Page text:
When it comes to the Khmer Rouge and the Cambodian genocide, the name most people know is Pol Pot. The actuality was that a regime and insurgency so repressive and obsessive needed a number of moving cogs. Ta Mok was an essential cog in the Killing Fields and its aftermath.
Biography of Ta Mok
Ta Mok (Khmer: តាម៉ុក; born Chhit Choeun ឈិត ជើង, 1924 – July 21st, 2006) was born the eldest of 7 children to a prosperous family in Pra Keap village of Chinese-Khmer decent. At 16, he initially became a Buddhist monk, before getting involved in the anti-French residence, later joining the Khmer Rouge.
In the late 1960’s he became the Chief-of-staff of the Armed forces, a general and a member of the standing committee of the Communist Party of Kampuchea.
During the time of Democratic Kampuchea as head of the military, he was critical in helping to orchestrate many of the purges that swept through the Khmer Rouge, as well as massacring 30,000 people in Angkor Chey district, which earned him the nickname “the butcher.”
He was also elevated to being “Brother Number 4”, which in Khmer Rouge terms meant he was 4th in charge, Pol Pot being Brother Number 1.
Ta Mok After the Fall of the Khmer Rouge
In many ways, the zenith of Ta Mok’s career was to come after the fall of the Democratic Kampuchea government when the Khmer Rouge second insurgency began.
In 1985 (officially at least), Pol Pot retired from the leadership of the movement to be replaced by Son Sen, with Ta Mok regaining control of the most powerful element of Coalition Government of Democratic Kampuchea, the National Army of Democratic Kampuchea. The Communist Party of Kampuchea was also morphed into the Party of Democratic Kampuchea, which officially at least disavowed communism and ran on a Democratic Socialism platform. It was led by the “polite face” of the Khmer Rouge Khieu Samphan.
Ta Mok After the Peace Process
Following the peace accords of 1993, the Kingdom of Cambodia was restored, and the Khmer Rouge briefly made a new political party to take part in elections. The Party of Democratic Kampuchea duly became Cambodian National Unity Party and were expected to take part in the elections of 1994.
Alas, this was not to be the case, and the Khmer Rouge declared a rival government, the Provisional Government of National Union and National Salvation of Cambodia, which whilst unrecognized controlled around 6% of the country including Pailin and Anlong Veng.
Officially at least the government was led by Khieu Samphan with Son Sen as his deputy, but things were about to get shaken up.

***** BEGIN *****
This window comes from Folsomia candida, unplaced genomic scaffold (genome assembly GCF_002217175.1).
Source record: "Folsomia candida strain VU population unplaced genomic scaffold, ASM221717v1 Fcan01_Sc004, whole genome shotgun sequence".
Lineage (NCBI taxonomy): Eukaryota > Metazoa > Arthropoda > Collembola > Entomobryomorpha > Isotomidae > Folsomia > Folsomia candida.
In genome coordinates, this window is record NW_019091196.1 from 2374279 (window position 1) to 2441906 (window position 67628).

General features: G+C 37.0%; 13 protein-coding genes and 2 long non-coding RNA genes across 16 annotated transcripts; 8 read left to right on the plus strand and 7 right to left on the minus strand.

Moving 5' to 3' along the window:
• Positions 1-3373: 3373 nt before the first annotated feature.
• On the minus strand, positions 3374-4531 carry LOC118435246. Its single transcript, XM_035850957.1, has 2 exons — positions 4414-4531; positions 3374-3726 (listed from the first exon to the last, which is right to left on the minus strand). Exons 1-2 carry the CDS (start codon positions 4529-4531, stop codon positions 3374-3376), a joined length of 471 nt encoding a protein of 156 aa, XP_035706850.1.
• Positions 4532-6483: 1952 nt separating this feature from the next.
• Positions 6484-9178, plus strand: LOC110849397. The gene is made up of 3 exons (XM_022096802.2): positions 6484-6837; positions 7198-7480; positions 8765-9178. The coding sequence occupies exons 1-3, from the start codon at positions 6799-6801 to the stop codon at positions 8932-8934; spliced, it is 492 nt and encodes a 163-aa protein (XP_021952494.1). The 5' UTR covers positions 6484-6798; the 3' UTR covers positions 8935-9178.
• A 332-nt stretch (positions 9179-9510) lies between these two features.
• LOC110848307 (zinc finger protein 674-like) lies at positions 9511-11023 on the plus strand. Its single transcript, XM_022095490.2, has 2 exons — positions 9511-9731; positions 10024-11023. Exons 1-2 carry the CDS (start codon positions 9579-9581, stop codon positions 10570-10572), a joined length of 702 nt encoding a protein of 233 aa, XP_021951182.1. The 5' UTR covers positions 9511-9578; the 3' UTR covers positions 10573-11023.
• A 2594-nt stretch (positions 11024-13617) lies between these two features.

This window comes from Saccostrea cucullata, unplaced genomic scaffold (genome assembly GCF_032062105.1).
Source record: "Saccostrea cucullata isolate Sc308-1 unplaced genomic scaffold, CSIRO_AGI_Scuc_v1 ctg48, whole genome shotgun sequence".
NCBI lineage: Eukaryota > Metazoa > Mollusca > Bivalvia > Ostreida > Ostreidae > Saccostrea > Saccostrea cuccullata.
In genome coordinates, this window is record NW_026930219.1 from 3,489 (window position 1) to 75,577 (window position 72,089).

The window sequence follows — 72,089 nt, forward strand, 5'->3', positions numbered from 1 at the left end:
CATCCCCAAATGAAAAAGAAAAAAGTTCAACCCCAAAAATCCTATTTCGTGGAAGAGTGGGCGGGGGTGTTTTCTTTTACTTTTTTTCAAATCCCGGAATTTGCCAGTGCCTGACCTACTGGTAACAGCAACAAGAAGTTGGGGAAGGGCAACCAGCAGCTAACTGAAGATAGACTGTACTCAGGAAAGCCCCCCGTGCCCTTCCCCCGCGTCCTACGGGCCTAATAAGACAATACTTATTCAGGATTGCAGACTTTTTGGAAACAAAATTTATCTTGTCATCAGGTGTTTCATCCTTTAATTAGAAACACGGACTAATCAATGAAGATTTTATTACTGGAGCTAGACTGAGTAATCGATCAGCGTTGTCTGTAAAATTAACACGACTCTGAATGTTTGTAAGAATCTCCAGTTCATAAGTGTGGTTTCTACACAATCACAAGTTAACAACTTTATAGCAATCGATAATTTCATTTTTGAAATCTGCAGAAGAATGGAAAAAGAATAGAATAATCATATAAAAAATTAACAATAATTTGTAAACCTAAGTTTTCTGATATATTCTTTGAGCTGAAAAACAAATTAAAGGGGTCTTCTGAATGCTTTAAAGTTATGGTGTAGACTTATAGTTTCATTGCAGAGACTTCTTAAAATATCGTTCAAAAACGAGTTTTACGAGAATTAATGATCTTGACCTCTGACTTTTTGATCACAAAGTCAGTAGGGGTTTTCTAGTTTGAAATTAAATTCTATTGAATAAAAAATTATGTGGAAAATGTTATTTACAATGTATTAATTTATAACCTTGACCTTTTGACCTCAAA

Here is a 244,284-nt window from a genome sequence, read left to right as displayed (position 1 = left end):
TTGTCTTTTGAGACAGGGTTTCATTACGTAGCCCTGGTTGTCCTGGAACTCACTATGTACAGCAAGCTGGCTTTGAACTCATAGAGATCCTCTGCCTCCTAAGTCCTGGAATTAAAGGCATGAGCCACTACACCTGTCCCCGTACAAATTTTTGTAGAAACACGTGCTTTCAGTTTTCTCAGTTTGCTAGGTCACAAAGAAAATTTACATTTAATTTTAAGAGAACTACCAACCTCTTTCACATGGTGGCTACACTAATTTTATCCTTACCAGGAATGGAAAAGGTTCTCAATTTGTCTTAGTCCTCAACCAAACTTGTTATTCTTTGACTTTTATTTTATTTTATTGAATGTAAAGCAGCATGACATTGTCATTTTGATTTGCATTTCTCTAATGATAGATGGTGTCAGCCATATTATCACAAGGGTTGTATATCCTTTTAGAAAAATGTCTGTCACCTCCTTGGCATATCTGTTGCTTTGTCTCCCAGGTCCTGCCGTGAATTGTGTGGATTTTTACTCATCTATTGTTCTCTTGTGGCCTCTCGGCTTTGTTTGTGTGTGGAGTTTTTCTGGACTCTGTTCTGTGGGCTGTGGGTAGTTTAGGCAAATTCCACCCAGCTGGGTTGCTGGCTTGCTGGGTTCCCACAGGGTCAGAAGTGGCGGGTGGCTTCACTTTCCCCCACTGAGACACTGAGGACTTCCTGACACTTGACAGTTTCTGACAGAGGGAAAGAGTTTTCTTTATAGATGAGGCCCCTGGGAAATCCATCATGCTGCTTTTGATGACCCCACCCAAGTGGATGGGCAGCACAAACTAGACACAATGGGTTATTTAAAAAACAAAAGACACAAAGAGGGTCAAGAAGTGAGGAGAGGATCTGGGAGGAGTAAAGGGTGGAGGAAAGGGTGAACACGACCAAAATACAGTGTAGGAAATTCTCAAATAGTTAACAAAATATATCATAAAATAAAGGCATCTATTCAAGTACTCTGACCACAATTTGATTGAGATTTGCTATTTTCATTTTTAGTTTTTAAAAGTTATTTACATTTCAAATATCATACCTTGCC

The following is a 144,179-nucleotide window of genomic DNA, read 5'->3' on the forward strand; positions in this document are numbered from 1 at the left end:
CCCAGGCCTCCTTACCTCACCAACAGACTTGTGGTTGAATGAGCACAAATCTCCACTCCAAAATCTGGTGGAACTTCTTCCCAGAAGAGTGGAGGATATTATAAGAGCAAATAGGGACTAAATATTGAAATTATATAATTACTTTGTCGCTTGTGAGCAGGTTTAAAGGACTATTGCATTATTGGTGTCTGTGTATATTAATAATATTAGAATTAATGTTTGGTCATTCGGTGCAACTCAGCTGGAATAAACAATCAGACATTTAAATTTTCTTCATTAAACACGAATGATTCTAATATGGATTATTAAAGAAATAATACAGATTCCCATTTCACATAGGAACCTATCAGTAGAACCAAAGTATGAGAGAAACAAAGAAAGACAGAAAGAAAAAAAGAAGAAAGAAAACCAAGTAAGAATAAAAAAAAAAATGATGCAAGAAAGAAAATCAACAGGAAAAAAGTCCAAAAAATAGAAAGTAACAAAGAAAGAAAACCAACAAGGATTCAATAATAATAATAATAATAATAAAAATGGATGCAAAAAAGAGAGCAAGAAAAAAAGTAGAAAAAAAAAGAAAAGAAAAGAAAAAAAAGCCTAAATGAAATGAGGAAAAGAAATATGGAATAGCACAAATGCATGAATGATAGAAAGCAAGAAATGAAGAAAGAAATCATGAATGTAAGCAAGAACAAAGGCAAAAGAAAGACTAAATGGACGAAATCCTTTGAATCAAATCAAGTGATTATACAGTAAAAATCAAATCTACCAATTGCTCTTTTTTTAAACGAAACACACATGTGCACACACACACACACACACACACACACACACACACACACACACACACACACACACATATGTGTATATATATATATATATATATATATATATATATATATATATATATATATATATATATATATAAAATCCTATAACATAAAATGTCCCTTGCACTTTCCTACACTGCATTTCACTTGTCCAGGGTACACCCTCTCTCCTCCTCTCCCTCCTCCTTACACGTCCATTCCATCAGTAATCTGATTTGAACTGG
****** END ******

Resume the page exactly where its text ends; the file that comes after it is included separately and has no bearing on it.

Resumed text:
Infighting Within the Khmer Rouge
In 1996 Ieng Sary defected to the government, thus gifting Pailin back to Cambodia, with the rest of the Khmer Rouge retreating to their heartlands of Along Veng.
This led to Pol Pot ordering the assassination of Son Sen and Ta Mok, fearing both were also going to betray him. Son Sen and his family were brutally killed and buried in a mass grave, but Ta Mok not only survived but had Pol Pot arrested and assumed leadership of the remains rump Khmer Rouge state.
Showing a lot more mercy than Pol Pot had shown him, he had the former leader of the Khmer Rouge placed under house arrest before he eventually died in Along Veng of natural causes on April 17th, 1998.
In 1997 Ta Mok and Pol Pot were interviewed by Nate Thayer. In the interview, Ta Mok chuckled as they debated if the regime had killed millions, or merely hundreds of thousands.
On July 22nd, 1998, the provisional government was finally dissolved by Khieu Samphan and Ta Mok.
As opposed to the other defectors who had been granted royal pardons, Ta Mok fled to Along Veng with army loyalists and stayed on the run until being captured on March 6th, 1999. At the time, he was the last senior Khmer Rouge leader at large.
He was eventually charged with crimes against humanity but died of natural causes in 2006.
Legacy of Ta Mok
The overall legacy of the Khmer Rouge being a bad one would be a slight understatement, but it is also not as simple as that, particularly in the areas that remained under KR control until the end.
In Anlong Veng, the Ta Mok family not only reside but in comparison with other members of the Khmer Rouge who stayed there is held in somewhat high esteem. His townhouse has been well preserved and is the only “proper” tourist attraction in the area.
His memorial is also quite ostentatious and ironically located within spitting distance of the mass grave of the Son Sen family.
When you talk to locals (mostly ex KR and their decedents) about Ta Mok, they will admit that he did “bad things” and remember him as the person who brought economic rejuvenation to an area previously only extremely poor, but ignored by successive central governments. Of course, there is also the legendary “Ta Mok lake,” whereby he floated a wooded area so that he could have water next to his house. A bit of an ecological disaster, but in some ways quite a nice addition to Anlong Veng.
When you compare the relics related to Ta Mok with those of Pol Pot, the differences are incredibly stark.
Of course, they now have a dark tourism industry related to Ta Mok and the rest of his cohorts. Many may look down on dark tourism sites, but for many around the world, they provide economic opportunities that would otherwise not be there.
Ta Mok will be remembered for a lot of things. The last leader of the Khmer Rouge is just one of them.